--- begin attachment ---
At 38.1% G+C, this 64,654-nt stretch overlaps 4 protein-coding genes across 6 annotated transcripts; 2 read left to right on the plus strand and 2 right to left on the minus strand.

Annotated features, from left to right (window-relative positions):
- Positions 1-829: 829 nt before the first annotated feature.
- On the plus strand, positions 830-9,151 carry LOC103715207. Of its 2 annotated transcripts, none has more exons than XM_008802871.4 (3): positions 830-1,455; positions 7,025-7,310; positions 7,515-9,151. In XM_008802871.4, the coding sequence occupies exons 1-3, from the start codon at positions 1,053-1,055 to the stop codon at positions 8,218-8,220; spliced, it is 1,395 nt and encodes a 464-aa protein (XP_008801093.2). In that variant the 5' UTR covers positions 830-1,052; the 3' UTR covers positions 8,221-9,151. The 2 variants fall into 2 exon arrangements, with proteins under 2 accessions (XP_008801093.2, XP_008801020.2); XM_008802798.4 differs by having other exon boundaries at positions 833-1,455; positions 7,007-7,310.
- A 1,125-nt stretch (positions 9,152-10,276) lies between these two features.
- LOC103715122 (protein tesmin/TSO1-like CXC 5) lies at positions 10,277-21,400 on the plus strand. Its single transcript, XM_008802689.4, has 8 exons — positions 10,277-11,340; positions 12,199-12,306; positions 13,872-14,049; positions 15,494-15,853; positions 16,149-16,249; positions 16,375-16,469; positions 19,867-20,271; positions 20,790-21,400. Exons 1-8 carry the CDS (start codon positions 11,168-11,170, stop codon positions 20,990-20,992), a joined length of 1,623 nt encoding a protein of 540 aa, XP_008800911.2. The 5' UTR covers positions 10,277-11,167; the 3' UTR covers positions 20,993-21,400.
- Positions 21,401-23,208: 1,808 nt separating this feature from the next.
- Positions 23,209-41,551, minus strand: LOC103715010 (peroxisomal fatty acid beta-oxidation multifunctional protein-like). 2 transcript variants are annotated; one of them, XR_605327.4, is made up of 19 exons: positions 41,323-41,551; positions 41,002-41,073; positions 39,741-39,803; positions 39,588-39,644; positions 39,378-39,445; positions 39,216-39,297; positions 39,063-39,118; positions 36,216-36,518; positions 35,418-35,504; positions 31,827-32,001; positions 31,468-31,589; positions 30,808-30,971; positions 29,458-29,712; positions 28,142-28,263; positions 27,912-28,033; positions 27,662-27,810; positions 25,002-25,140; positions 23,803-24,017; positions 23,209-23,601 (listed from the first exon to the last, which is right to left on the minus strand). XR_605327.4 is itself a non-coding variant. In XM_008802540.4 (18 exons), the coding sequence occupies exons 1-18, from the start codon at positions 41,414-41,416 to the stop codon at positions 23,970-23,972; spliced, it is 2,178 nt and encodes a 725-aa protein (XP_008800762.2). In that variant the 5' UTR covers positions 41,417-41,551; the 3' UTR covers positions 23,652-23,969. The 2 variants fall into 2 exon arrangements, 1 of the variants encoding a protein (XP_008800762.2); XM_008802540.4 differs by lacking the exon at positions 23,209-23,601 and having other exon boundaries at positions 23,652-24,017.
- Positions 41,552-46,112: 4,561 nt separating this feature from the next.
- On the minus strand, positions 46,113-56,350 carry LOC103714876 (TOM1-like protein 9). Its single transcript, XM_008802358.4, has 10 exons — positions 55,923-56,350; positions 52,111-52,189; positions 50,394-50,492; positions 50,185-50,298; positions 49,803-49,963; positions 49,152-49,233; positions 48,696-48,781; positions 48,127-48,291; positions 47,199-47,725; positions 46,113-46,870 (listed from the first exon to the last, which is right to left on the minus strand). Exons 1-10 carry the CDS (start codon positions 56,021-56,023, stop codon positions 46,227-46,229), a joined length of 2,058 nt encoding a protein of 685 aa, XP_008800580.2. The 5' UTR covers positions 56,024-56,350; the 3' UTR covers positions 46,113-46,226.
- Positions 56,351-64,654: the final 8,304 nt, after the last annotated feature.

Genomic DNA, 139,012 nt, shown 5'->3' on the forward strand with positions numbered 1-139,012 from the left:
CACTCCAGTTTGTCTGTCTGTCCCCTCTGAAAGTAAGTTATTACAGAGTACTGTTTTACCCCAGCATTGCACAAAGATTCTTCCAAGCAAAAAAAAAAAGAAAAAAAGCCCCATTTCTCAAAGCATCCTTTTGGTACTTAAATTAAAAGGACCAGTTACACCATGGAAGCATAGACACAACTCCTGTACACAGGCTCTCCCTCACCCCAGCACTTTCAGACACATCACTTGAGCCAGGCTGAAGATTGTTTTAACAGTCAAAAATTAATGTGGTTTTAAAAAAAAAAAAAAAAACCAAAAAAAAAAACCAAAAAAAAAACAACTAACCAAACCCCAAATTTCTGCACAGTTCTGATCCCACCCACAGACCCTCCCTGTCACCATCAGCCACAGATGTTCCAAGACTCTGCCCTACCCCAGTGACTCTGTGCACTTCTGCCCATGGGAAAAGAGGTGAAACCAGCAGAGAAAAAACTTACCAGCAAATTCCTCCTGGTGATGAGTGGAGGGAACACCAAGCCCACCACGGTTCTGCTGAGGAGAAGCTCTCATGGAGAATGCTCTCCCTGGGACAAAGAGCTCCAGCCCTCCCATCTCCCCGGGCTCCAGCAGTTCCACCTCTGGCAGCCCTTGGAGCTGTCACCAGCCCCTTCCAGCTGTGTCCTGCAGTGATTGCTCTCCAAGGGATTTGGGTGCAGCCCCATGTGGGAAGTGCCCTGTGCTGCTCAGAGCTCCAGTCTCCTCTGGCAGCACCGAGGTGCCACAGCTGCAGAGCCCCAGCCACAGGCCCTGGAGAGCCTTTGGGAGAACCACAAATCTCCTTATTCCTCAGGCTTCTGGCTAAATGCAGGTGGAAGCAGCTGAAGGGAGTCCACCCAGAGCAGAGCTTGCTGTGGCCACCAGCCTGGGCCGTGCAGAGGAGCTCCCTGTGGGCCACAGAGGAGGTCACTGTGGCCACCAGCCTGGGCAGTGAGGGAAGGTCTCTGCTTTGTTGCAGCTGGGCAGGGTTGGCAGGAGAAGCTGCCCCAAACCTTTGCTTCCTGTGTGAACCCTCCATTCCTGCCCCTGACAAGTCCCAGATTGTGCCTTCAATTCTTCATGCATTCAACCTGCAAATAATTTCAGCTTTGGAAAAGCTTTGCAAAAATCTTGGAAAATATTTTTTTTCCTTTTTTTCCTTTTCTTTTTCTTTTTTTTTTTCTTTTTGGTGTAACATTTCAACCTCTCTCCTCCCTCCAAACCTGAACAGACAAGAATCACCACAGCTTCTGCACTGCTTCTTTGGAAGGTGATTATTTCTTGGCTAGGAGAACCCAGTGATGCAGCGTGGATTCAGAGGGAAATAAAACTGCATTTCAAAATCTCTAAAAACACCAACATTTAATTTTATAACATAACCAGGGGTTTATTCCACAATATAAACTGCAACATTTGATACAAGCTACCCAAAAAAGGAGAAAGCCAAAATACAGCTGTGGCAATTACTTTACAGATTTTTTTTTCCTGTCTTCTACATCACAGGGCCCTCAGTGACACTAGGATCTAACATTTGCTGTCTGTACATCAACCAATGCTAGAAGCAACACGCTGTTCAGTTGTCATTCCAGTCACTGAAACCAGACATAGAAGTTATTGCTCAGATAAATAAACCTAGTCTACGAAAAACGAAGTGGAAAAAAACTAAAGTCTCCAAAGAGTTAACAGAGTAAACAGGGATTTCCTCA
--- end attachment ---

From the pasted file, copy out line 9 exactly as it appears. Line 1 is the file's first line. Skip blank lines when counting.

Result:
- Positions 41,552-46,112: 4,561 nt separating this feature from the next.